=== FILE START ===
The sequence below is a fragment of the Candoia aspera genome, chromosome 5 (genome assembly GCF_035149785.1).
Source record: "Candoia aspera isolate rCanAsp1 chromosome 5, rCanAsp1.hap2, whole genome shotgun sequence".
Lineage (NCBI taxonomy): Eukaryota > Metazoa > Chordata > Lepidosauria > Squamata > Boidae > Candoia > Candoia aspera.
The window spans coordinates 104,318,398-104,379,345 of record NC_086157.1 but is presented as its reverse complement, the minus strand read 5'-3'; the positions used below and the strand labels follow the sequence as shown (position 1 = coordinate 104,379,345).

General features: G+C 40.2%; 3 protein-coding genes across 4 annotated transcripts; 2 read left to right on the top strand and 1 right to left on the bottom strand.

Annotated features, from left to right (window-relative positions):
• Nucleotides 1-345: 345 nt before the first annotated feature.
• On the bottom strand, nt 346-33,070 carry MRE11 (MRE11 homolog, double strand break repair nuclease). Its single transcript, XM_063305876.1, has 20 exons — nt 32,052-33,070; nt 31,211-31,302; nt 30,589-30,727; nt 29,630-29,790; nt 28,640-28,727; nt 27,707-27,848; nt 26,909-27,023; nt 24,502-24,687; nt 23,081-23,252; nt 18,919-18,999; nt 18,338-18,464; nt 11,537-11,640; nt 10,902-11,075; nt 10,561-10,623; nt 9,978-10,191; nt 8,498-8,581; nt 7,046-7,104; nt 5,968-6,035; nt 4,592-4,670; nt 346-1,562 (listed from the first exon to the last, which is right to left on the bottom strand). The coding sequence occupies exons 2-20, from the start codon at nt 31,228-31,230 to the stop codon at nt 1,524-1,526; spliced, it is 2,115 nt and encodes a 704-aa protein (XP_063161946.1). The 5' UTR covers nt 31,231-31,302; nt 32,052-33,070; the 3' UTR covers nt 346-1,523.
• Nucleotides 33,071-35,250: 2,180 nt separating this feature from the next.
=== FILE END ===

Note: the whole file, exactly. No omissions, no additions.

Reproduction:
The sequence below is a fragment of the Candoia aspera genome, chromosome 5 (genome assembly GCF_035149785.1).
Source record: "Candoia aspera isolate rCanAsp1 chromosome 5, rCanAsp1.hap2, whole genome shotgun sequence".
Lineage (NCBI taxonomy): Eukaryota > Metazoa > Chordata > Lepidosauria > Squamata > Boidae > Candoia > Candoia aspera.
The window spans coordinates 104,318,398-104,379,345 of record NC_086157.1 but is presented as its reverse complement, the minus strand read 5'-3'; the positions used below and the strand labels follow the sequence as shown (position 1 = coordinate 104,379,345).

General features: G+C 40.2%; 3 protein-coding genes across 4 annotated transcripts; 2 read left to right on the top strand and 1 right to left on the bottom strand.

Annotated features, from left to right (window-relative positions):
• Nucleotides 1-345: 345 nt before the first annotated feature.
• On the bottom strand, nt 346-33,070 carry MRE11 (MRE11 homolog, double strand break repair nuclease). Its single transcript, XM_063305876.1, has 20 exons — nt 32,052-33,070; nt 31,211-31,302; nt 30,589-30,727; nt 29,630-29,790; nt 28,640-28,727; nt 27,707-27,848; nt 26,909-27,023; nt 24,502-24,687; nt 23,081-23,252; nt 18,919-18,999; nt 18,338-18,464; nt 11,537-11,640; nt 10,902-11,075; nt 10,561-10,623; nt 9,978-10,191; nt 8,498-8,581; nt 7,046-7,104; nt 5,968-6,035; nt 4,592-4,670; nt 346-1,562 (listed from the first exon to the last, which is right to left on the bottom strand). The coding sequence occupies exons 2-20, from the start codon at nt 31,228-31,230 to the stop codon at nt 1,524-1,526; spliced, it is 2,115 nt and encodes a 704-aa protein (XP_063161946.1). The 5' UTR covers nt 31,231-31,302; nt 32,052-33,070; the 3' UTR covers nt 346-1,523.
• Nucleotides 33,071-35,250: 2,180 nt separating this feature from the next.